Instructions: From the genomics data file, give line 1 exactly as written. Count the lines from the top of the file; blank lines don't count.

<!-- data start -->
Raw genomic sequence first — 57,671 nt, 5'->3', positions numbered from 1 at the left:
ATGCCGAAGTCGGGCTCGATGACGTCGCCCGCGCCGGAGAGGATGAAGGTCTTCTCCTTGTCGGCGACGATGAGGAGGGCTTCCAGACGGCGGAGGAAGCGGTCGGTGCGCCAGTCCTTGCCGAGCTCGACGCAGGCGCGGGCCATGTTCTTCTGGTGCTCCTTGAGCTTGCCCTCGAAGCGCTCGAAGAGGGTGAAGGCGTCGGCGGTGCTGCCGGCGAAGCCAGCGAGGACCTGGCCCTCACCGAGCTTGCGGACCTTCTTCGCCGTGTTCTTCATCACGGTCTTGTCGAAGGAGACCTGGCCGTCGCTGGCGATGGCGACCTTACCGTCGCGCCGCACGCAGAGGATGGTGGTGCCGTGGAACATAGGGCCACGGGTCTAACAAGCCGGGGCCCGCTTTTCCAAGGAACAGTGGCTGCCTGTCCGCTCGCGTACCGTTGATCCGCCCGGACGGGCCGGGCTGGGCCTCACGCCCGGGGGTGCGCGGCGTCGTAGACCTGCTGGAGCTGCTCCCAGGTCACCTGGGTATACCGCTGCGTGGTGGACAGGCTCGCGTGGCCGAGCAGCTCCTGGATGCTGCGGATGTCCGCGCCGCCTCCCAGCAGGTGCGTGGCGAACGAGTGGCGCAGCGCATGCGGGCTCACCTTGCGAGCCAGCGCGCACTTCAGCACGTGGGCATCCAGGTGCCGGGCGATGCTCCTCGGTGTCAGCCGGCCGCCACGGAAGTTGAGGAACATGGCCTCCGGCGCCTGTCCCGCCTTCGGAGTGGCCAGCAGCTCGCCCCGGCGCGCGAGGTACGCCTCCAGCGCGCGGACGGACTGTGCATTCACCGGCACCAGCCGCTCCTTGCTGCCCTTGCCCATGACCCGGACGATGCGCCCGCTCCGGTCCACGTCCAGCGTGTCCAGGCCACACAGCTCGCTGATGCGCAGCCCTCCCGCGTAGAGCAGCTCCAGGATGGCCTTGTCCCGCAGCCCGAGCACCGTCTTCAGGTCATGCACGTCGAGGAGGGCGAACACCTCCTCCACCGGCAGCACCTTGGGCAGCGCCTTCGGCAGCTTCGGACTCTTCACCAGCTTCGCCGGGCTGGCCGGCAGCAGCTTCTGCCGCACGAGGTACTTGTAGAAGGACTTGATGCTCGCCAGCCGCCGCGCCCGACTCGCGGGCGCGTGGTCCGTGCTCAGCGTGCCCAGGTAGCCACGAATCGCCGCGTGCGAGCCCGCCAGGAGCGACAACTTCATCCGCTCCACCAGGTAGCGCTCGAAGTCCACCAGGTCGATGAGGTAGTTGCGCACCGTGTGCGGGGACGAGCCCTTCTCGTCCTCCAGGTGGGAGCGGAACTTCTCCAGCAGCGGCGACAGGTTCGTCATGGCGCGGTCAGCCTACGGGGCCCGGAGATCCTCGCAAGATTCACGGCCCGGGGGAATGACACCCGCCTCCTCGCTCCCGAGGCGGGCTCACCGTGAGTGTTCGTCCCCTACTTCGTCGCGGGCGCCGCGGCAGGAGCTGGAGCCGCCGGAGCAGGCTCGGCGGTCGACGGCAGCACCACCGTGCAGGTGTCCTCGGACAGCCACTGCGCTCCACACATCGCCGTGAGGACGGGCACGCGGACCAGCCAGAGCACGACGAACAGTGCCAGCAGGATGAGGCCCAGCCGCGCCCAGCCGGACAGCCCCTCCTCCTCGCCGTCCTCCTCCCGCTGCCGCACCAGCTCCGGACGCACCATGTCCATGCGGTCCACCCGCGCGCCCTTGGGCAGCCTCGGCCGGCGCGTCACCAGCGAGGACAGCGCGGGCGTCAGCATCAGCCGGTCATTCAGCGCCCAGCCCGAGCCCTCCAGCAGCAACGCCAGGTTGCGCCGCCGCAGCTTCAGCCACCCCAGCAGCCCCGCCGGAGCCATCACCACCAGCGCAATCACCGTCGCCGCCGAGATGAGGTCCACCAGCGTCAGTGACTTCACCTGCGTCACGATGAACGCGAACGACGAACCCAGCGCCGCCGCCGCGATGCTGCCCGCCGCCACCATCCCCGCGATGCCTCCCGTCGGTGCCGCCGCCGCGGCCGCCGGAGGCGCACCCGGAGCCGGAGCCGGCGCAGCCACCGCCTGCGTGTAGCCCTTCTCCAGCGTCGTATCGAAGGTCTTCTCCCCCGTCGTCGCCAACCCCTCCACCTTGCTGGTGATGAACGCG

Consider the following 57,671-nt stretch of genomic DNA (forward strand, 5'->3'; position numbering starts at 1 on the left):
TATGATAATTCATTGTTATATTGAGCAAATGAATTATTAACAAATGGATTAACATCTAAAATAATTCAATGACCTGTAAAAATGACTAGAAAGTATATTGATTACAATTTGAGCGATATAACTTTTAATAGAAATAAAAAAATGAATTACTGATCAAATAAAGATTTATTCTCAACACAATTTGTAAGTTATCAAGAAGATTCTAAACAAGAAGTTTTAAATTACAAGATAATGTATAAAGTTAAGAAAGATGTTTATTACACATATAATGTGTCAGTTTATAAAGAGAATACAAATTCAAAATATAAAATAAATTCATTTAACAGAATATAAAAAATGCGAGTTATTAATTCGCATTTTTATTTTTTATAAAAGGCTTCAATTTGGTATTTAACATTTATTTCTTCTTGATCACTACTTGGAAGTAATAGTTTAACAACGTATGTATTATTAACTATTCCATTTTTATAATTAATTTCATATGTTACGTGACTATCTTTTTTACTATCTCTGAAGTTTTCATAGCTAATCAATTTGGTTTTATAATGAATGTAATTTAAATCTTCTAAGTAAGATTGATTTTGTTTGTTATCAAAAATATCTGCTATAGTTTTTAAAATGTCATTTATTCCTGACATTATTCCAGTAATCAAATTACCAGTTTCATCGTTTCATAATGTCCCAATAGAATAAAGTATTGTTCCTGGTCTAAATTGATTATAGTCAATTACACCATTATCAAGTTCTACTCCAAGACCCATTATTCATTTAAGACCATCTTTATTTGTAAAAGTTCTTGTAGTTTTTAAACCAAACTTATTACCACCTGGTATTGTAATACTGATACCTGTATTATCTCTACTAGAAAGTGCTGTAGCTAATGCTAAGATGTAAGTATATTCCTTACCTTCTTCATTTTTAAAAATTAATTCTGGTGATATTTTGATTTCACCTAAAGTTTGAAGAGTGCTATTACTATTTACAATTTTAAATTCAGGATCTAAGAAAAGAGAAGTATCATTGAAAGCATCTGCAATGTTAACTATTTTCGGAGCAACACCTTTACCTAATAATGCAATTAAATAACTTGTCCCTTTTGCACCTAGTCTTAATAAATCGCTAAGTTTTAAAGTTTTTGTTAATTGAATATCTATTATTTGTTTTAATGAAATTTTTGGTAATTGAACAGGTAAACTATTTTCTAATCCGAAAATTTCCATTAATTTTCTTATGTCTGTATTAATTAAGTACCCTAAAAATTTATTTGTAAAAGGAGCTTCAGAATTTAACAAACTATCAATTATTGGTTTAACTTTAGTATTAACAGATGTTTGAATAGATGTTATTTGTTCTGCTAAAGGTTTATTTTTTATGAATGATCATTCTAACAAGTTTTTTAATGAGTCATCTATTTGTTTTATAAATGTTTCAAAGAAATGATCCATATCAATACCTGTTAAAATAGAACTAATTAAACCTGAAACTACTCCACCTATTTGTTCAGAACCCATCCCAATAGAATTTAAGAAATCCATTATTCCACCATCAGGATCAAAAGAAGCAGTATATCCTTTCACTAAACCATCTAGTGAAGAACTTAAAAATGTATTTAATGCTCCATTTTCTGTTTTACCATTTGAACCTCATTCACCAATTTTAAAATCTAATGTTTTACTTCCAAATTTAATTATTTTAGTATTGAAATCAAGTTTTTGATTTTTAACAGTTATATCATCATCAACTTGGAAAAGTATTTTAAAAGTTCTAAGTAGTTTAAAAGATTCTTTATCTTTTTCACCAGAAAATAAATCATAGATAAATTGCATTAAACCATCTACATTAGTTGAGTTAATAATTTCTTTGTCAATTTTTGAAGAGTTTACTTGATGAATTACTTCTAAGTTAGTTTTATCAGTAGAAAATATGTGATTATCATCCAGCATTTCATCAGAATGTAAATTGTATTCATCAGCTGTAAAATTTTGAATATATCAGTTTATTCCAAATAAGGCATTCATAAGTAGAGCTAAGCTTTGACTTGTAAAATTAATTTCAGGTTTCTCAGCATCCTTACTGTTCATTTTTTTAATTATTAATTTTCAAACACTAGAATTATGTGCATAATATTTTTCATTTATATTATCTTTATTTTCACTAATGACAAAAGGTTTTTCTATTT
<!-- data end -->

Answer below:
Raw genomic sequence first — 57,671 nt, 5'->3', positions numbered from 1 at the left: